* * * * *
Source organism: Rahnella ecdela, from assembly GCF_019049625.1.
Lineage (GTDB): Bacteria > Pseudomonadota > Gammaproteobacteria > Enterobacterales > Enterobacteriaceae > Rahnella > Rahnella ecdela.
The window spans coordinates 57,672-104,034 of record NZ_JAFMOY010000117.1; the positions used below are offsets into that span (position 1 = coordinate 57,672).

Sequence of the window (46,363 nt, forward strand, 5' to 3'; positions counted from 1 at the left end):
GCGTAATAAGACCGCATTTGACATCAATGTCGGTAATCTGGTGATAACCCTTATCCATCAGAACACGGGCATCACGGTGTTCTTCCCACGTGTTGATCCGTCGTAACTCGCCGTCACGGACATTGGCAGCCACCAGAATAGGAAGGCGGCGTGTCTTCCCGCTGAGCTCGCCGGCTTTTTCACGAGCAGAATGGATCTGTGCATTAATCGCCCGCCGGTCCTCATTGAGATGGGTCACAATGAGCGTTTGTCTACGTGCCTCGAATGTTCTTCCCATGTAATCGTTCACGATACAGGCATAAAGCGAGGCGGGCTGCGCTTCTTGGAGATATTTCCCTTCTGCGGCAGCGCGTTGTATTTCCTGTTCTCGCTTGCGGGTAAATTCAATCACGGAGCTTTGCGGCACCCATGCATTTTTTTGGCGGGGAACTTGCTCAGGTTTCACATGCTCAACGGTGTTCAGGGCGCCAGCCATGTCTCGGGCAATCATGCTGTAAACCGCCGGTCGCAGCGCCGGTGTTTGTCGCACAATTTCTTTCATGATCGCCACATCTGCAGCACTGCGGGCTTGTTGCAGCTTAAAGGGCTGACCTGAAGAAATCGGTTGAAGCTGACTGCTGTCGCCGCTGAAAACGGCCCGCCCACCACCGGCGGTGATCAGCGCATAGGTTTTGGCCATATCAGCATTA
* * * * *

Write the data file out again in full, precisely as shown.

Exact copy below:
Source organism: Rahnella ecdela, from assembly GCF_019049625.1.
Lineage (GTDB): Bacteria > Pseudomonadota > Gammaproteobacteria > Enterobacterales > Enterobacteriaceae > Rahnella > Rahnella ecdela.
The window spans coordinates 57,672-104,034 of record NZ_JAFMOY010000117.1; the positions used below are offsets into that span (position 1 = coordinate 57,672).

Sequence of the window (46,363 nt, forward strand, 5' to 3'; positions counted from 1 at the left end):
GCGTAATAAGACCGCATTTGACATCAATGTCGGTAATCTGGTGATAACCCTTATCCATCAGAACACGGGCATCACGGTGTTCTTCCCACGTGTTGATCCGTCGTAACTCGCCGTCACGGACATTGGCAGCCACCAGAATAGGAAGGCGGCGTGTCTTCCCGCTGAGCTCGCCGGCTTTTTCACGAGCAGAATGGATCTGTGCATTAATCGCCCGCCGGTCCTCATTGAGATGGGTCACAATGAGCGTTTGTCTACGTGCCTCGAATGTTCTTCCCATGTAATCGTTCACGATACAGGCATAAAGCGAGGCGGGCTGCGCTTCTTGGAGATATTTCCCTTCTGCGGCAGCGCGTTGTATTTCCTGTTCTCGCTTGCGGGTAAATTCAATCACGGAGCTTTGCGGCACCCATGCATTTTTTTGGCGGGGAACTTGCTCAGGTTTCACATGCTCAACGGTGTTCAGGGCGCCAGCCATGTCTCGGGCAATCATGCTGTAAACCGCCGGTCGCAGCGCCGGTGTTTGTCGCACAATTTCTTTCATGATCGCCACATCTGCAGCACTGCGGGCTTGTTGCAGCTTAAAGGGCTGACCTGAAGAAATCGGTTGAAGCTGACTGCTGTCGCCGCTGAAAACGGCCCGCCCACCACCGGCGGTGATCAGCGCATAGGTTTTGGCCATATCAGCATTA